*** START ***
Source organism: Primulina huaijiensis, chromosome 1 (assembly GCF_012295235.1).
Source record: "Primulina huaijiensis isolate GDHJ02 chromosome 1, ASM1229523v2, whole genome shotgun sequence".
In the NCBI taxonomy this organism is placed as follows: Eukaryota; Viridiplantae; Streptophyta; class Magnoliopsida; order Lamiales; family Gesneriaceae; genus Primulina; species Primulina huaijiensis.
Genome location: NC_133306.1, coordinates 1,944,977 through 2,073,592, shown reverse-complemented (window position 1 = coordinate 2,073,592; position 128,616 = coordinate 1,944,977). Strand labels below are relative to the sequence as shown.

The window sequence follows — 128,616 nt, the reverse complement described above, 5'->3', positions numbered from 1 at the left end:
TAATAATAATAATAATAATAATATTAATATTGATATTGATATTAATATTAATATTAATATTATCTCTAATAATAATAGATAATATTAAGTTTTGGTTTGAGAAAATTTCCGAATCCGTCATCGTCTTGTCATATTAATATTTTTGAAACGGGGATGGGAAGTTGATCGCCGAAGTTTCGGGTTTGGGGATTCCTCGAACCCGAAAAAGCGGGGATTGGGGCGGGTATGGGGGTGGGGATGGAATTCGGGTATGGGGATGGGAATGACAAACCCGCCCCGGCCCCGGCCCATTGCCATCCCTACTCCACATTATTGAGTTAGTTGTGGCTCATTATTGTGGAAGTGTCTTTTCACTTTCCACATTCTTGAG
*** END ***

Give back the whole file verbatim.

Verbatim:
Source organism: Primulina huaijiensis, chromosome 1 (assembly GCF_012295235.1).
Source record: "Primulina huaijiensis isolate GDHJ02 chromosome 1, ASM1229523v2, whole genome shotgun sequence".
In the NCBI taxonomy this organism is placed as follows: Eukaryota; Viridiplantae; Streptophyta; class Magnoliopsida; order Lamiales; family Gesneriaceae; genus Primulina; species Primulina huaijiensis.
Genome location: NC_133306.1, coordinates 1,944,977 through 2,073,592, shown reverse-complemented (window position 1 = coordinate 2,073,592; position 128,616 = coordinate 1,944,977). Strand labels below are relative to the sequence as shown.

The window sequence follows — 128,616 nt, the reverse complement described above, 5'->3', positions numbered from 1 at the left end:
TAATAATAATAATAATAATAATATTAATATTGATATTGATATTAATATTAATATTAATATTATCTCTAATAATAATAGATAATATTAAGTTTTGGTTTGAGAAAATTTCCGAATCCGTCATCGTCTTGTCATATTAATATTTTTGAAACGGGGATGGGAAGTTGATCGCCGAAGTTTCGGGTTTGGGGATTCCTCGAACCCGAAAAAGCGGGGATTGGGGCGGGTATGGGGGTGGGGATGGAATTCGGGTATGGGGATGGGAATGACAAACCCGCCCCGGCCCCGGCCCATTGCCATCCCTACTCCACATTATTGAGTTAGTTGTGGCTCATTATTGTGGAAGTGTCTTTTCACTTTCCACATTCTTGAG